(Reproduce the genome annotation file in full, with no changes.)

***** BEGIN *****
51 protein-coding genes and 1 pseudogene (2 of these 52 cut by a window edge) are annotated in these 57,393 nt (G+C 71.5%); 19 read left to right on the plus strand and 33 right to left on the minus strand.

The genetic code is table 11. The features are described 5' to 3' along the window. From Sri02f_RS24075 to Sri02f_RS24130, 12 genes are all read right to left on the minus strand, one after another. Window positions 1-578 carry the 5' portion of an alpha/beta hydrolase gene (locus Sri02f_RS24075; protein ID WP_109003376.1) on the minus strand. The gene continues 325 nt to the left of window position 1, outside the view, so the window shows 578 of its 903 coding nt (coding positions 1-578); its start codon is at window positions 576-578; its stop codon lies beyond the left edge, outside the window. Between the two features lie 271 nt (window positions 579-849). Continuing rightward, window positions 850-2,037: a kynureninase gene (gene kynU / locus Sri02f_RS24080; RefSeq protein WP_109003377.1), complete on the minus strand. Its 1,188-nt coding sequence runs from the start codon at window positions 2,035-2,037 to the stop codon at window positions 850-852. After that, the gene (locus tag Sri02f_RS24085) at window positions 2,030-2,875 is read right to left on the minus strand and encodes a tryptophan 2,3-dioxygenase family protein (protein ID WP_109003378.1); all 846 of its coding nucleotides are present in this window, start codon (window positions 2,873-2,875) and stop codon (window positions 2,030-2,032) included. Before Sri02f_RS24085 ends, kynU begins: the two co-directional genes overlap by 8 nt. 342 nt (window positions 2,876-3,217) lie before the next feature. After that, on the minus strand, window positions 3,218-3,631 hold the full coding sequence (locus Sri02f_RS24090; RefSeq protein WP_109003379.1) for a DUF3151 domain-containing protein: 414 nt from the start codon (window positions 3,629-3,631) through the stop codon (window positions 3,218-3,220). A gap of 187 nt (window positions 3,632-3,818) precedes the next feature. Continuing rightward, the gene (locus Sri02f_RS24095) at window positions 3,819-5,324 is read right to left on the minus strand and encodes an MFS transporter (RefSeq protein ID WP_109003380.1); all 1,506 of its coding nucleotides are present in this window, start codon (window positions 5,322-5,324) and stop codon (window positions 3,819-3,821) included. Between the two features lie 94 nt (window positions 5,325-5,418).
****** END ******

51 protein-coding genes and 1 pseudogene (2 of these 52 cut by a window edge) are annotated in these 57,393 nt (G+C 71.5%); 19 read left to right on the plus strand and 33 right to left on the minus strand.

The genetic code is table 11. The features are described 5' to 3' along the window. From Sri02f_RS24075 to Sri02f_RS24130, 12 genes are all read right to left on the minus strand, one after another. Window positions 1-578 carry the 5' portion of an alpha/beta hydrolase gene (locus Sri02f_RS24075; protein ID WP_109003376.1) on the minus strand. The gene continues 325 nt to the left of window position 1, outside the view, so the window shows 578 of its 903 coding nt (coding positions 1-578); its start codon is at window positions 576-578; its stop codon lies beyond the left edge, outside the window. Between the two features lie 271 nt (window positions 579-849). Continuing rightward, window positions 850-2,037: a kynureninase gene (gene kynU / locus Sri02f_RS24080; RefSeq protein WP_109003377.1), complete on the minus strand. Its 1,188-nt coding sequence runs from the start codon at window positions 2,035-2,037 to the stop codon at window positions 850-852. After that, the gene (locus tag Sri02f_RS24085) at window positions 2,030-2,875 is read right to left on the minus strand and encodes a tryptophan 2,3-dioxygenase family protein (protein ID WP_109003378.1); all 846 of its coding nucleotides are present in this window, start codon (window positions 2,873-2,875) and stop codon (window positions 2,030-2,032) included. Before Sri02f_RS24085 ends, kynU begins: the two co-directional genes overlap by 8 nt. 342 nt (window positions 2,876-3,217) lie before the next feature. After that, on the minus strand, window positions 3,218-3,631 hold the full coding sequence (locus Sri02f_RS24090; RefSeq protein WP_109003379.1) for a DUF3151 domain-containing protein: 414 nt from the start codon (window positions 3,629-3,631) through the stop codon (window positions 3,218-3,220). A gap of 187 nt (window positions 3,632-3,818) precedes the next feature. Continuing rightward, the gene (locus Sri02f_RS24095) at window positions 3,819-5,324 is read right to left on the minus strand and encodes an MFS transporter (RefSeq protein ID WP_109003380.1); all 1,506 of its coding nucleotides are present in this window, start codon (window positions 5,322-5,324) and stop codon (window positions 3,819-3,821) included. Between the two features lie 94 nt (window positions 5,325-5,418).